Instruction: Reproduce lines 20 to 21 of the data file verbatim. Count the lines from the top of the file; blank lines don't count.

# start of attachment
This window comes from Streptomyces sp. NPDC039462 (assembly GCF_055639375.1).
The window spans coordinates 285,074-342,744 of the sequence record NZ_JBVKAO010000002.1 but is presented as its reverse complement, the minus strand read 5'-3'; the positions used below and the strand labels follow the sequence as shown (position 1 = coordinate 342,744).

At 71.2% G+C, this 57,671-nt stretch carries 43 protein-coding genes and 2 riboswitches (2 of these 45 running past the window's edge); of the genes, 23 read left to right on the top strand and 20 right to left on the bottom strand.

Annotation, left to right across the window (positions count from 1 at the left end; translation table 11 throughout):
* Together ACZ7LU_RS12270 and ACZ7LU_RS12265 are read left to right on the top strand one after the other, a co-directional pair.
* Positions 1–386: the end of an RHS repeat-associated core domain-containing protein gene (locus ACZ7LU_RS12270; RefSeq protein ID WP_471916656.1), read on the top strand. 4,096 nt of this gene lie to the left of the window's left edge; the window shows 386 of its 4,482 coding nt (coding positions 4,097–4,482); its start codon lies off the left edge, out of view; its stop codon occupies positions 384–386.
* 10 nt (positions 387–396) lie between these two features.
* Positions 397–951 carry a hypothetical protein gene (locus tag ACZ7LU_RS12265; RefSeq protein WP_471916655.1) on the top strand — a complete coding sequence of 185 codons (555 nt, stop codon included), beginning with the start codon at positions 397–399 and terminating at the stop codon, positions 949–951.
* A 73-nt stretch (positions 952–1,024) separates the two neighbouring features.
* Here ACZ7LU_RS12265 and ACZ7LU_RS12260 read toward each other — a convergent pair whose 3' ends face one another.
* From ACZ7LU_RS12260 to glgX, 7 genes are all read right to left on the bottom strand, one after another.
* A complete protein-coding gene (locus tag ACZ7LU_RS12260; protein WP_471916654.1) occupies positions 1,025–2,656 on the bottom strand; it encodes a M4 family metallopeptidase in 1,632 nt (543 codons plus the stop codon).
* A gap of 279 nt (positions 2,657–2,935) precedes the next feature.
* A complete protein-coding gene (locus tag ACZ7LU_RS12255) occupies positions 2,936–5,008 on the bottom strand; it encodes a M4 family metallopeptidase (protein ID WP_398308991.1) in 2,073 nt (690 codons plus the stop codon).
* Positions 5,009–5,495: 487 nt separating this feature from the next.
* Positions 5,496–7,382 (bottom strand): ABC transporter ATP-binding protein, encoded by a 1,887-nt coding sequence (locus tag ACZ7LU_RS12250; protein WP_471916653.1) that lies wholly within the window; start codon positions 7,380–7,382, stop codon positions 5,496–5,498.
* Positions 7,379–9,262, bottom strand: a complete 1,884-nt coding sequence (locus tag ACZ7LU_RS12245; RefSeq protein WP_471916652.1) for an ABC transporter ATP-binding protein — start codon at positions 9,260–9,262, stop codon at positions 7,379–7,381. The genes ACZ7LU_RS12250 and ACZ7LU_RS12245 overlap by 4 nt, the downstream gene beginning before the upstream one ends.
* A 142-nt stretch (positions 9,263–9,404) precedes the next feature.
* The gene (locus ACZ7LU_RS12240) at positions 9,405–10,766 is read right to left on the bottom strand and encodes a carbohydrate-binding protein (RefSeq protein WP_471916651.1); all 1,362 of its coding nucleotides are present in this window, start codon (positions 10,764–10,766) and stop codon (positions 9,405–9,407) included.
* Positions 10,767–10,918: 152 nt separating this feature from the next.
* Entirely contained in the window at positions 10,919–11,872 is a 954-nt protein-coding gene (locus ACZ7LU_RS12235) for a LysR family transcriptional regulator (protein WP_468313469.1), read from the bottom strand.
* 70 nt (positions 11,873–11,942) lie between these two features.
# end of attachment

* Positions 10,767–10,918: 152 nt separating this feature from the next.
* Entirely contained in the window at positions 10,919–11,872 is a 954-nt protein-coding gene (locus ACZ7LU_RS12235) for a LysR family transcriptional regulator (protein WP_468313469.1), read from the bottom strand.